Using restraints on patients in Virginia nursing homes is a divisive topic. They can be used in some nursing homes when staff feel that they are necessary. While nobody wants to think of a loved one physically or chemically restrained, there are situations that justify the use of restraints. On the other hand, restraints can be misused and some consider their use inhumane.
Types of Restraints
There are two main types of restraints: chemical and physical. Chemical restraints are drugs given to residents to treat behavioral symptoms. Physical restraints are any device used to restrict a resident’s movement. Physical restraints include vest restraints, waist belts, geri-chairs, hand mitts, and lap pillows.
When Should Restraints Be Used?
Restraints should never be used without good cause. Residents who have a history of falls, aggression, or wandering may need to be restrained for their own safety. Some residents may need to be restrained because they have a medical condition or injury that makes walking or standing unsafe. Using restraints as punishment or to make up for short staffing could be consdered nursing home abuse.
Dangers of Restraint Use
Restraints can cause problems if they are overused or not used properly. They can cause physical problems for residents and can also compromise a person’s quality of life.
Some physical side-effects of improper restraint use include the following:
- Chronic constipation
- Circulation problems
- Weak muscles
- Weakened bones
- Pressure sores
- Increased chance of pneumonia
- Urinary tract infections
Quality of life problems because of restraint use include inability to socialize, withdrawal, loss of autonomy, depression, sleep problems, and feelings of helplessness.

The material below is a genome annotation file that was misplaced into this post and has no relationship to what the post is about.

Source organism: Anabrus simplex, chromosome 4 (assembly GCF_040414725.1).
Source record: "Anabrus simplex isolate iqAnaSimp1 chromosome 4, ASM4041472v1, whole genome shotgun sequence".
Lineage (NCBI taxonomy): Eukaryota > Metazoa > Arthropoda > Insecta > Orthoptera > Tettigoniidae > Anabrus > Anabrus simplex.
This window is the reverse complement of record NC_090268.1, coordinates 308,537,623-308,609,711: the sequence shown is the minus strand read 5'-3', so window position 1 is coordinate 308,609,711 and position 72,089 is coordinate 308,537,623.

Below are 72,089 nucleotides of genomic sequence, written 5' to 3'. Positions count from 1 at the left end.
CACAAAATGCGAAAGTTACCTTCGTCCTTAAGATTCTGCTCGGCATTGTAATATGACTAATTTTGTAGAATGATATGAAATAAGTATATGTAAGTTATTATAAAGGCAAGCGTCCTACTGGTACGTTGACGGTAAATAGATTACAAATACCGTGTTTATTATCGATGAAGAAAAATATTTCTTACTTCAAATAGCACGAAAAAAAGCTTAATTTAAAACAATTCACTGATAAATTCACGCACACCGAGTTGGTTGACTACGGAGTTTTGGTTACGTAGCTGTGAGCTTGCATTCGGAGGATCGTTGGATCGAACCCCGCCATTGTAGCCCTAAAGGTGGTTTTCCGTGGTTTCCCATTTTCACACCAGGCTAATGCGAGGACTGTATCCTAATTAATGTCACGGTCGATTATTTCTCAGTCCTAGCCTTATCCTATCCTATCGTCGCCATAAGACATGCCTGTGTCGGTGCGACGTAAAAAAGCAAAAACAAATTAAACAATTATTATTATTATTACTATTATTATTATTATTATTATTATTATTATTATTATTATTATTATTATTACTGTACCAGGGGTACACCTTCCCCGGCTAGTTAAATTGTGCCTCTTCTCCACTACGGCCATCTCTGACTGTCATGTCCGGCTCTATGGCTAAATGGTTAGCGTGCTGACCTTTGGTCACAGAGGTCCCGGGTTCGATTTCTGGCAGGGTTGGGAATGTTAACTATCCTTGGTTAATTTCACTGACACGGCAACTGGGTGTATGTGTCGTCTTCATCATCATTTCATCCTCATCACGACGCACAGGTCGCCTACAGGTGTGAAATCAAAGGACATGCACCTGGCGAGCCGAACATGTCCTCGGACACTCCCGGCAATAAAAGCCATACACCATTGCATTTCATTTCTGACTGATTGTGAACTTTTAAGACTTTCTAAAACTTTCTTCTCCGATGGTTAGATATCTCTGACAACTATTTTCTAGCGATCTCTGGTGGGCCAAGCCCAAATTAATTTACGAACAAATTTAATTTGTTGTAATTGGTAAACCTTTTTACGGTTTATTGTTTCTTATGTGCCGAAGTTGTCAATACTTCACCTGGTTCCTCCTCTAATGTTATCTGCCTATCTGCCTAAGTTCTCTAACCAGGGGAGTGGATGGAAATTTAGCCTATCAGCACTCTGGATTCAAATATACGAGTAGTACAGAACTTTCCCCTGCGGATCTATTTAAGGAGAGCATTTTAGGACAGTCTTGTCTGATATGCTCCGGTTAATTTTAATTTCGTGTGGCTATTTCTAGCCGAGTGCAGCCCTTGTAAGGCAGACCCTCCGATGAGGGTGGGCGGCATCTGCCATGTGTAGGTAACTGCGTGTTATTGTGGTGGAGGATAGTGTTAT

What Does the Law Say About Restraint Use?
According to the Nursing Home Reform Act of 1987, residents have the right to be free from physical or chemical restraints imposed for discipline or convenience, or restraints not required to treat a medical problem. The American Medical Directors Association (AMDA) position is that restraints should only be used when needed to treat a resident’s medical condition and should be used only if ordered by a physician.
Questions to Ask Your Nursing Home Staff
If you are concerned about restraint use at your nursing home, here are some questions to consider:
- How do you decide when restraints are needed?
- How do you determine that less restrictive alternatives to restraints will not work?
- How do you determine how long restraints are needed?
- How do you monitor restraint use to ensure they are being used properly?
- Do you have a written policy on restraints? Can I see it?
Concerned about nursing home abuse or neglect in a Virginia? Please don’t hesitate to ask for help. You can contact the Warrenton or Culpeper attorneys at Dulaney, Lauer & Thomas to discuss your case for no cost or obligation.